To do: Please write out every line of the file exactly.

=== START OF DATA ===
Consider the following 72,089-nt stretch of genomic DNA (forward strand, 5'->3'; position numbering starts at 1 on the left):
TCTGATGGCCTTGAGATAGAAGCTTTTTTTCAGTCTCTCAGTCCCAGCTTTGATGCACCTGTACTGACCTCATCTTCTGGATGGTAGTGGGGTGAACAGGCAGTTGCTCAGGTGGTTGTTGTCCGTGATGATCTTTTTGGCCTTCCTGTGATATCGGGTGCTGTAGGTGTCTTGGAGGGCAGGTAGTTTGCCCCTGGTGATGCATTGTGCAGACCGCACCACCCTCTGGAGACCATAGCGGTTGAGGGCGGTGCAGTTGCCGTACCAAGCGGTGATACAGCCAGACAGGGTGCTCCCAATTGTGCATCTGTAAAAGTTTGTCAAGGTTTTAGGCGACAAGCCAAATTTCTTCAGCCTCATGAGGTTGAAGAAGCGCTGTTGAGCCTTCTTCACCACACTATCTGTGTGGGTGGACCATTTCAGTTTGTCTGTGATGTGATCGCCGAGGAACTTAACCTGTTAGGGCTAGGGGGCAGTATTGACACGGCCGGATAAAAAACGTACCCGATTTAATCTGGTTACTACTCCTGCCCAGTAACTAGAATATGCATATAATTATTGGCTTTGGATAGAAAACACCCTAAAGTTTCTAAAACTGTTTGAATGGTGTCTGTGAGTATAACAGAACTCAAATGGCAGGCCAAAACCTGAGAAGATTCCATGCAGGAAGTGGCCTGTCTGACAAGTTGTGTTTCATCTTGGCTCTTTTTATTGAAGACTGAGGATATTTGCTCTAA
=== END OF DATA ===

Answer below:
Consider the following 72,089-nt stretch of genomic DNA (forward strand, 5'->3'; position numbering starts at 1 on the left):
TCTGATGGCCTTGAGATAGAAGCTTTTTTTCAGTCTCTCAGTCCCAGCTTTGATGCACCTGTACTGACCTCATCTTCTGGATGGTAGTGGGGTGAACAGGCAGTTGCTCAGGTGGTTGTTGTCCGTGATGATCTTTTTGGCCTTCCTGTGATATCGGGTGCTGTAGGTGTCTTGGAGGGCAGGTAGTTTGCCCCTGGTGATGCATTGTGCAGACCGCACCACCCTCTGGAGACCATAGCGGTTGAGGGCGGTGCAGTTGCCGTACCAAGCGGTGATACAGCCAGACAGGGTGCTCCCAATTGTGCATCTGTAAAAGTTTGTCAAGGTTTTAGGCGACAAGCCAAATTTCTTCAGCCTCATGAGGTTGAAGAAGCGCTGTTGAGCCTTCTTCACCACACTATCTGTGTGGGTGGACCATTTCAGTTTGTCTGTGATGTGATCGCCGAGGAACTTAACCTGTTAGGGCTAGGGGGCAGTATTGACACGGCCGGATAAAAAACGTACCCGATTTAATCTGGTTACTACTCCTGCCCAGTAACTAGAATATGCATATAATTATTGGCTTTGGATAGAAAACACCCTAAAGTTTCTAAAACTGTTTGAATGGTGTCTGTGAGTATAACAGAACTCAAATGGCAGGCCAAAACCTGAGAAGATTCCATGCAGGAAGTGGCCTGTCTGACAAGTTGTGTTTCATCTTGGCTCTTTTTATTGAAGACTGAGGATATTTGCTCTAA